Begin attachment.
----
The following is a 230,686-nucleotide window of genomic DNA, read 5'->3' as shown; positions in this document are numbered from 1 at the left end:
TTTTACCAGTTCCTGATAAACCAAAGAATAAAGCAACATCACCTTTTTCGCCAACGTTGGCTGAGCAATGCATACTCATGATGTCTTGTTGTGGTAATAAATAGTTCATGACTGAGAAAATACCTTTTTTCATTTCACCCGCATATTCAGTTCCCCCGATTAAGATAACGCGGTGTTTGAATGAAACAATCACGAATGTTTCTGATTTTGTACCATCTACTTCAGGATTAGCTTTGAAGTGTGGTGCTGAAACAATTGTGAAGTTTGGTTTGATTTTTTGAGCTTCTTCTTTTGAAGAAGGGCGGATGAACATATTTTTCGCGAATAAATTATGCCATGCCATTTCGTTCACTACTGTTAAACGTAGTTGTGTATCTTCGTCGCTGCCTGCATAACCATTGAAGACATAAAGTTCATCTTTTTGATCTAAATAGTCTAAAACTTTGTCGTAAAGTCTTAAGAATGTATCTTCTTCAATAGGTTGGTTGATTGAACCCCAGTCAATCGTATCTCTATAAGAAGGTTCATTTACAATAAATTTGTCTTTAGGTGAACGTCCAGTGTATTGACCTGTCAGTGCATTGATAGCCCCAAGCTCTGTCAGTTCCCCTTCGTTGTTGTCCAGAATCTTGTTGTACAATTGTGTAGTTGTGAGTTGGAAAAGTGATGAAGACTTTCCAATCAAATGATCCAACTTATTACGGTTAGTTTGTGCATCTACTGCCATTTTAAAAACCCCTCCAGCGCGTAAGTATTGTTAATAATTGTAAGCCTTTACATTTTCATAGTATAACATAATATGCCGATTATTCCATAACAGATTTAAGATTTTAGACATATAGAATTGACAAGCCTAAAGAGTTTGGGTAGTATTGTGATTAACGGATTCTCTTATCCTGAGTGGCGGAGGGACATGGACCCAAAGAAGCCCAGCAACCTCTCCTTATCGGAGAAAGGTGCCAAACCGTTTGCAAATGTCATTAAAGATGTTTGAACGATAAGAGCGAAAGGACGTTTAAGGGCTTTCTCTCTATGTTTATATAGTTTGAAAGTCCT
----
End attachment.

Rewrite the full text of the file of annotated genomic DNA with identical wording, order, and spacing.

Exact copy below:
The following is a 230,686-nucleotide window of genomic DNA, read 5'->3' as shown; positions in this document are numbered from 1 at the left end:
TTTTACCAGTTCCTGATAAACCAAAGAATAAAGCAACATCACCTTTTTCGCCAACGTTGGCTGAGCAATGCATACTCATGATGTCTTGTTGTGGTAATAAATAGTTCATGACTGAGAAAATACCTTTTTTCATTTCACCCGCATATTCAGTTCCCCCGATTAAGATAACGCGGTGTTTGAATGAAACAATCACGAATGTTTCTGATTTTGTACCATCTACTTCAGGATTAGCTTTGAAGTGTGGTGCTGAAACAATTGTGAAGTTTGGTTTGATTTTTTGAGCTTCTTCTTTTGAAGAAGGGCGGATGAACATATTTTTCGCGAATAAATTATGCCATGCCATTTCGTTCACTACTGTTAAACGTAGTTGTGTATCTTCGTCGCTGCCTGCATAACCATTGAAGACATAAAGTTCATCTTTTTGATCTAAATAGTCTAAAACTTTGTCGTAAAGTCTTAAGAATGTATCTTCTTCAATAGGTTGGTTGATTGAACCCCAGTCAATCGTATCTCTATAAGAAGGTTCATTTACAATAAATTTGTCTTTAGGTGAACGTCCAGTGTATTGACCTGTCAGTGCATTGATAGCCCCAAGCTCTGTCAGTTCCCCTTCGTTGTTGTCCAGAATCTTGTTGTACAATTGTGTAGTTGTGAGTTGGAAAAGTGATGAAGACTTTCCAATCAAATGATCCAACTTATTACGGTTAGTTTGTGCATCTACTGCCATTTTAAAAACCCCTCCAGCGCGTAAGTATTGTTAATAATTGTAAGCCTTTACATTTTCATAGTATAACATAATATGCCGATTATTCCATAACAGATTTAAGATTTTAGACATATAGAATTGACAAGCCTAAAGAGTTTGGGTAGTATTGTGATTAACGGATTCTCTTATCCTGAGTGGCGGAGGGACATGGACCCAAAGAAGCCCAGCAACCTCTCCTTATCGGAGAAAGGTGCCAAACCGTTTGCAAATGTCATTAAAGATGTTTGAACGATAAGAGCGAAAGGACGTTTAAGGGCTTTCTCTCTATGTTTATATAGTTTGAAAGTCCT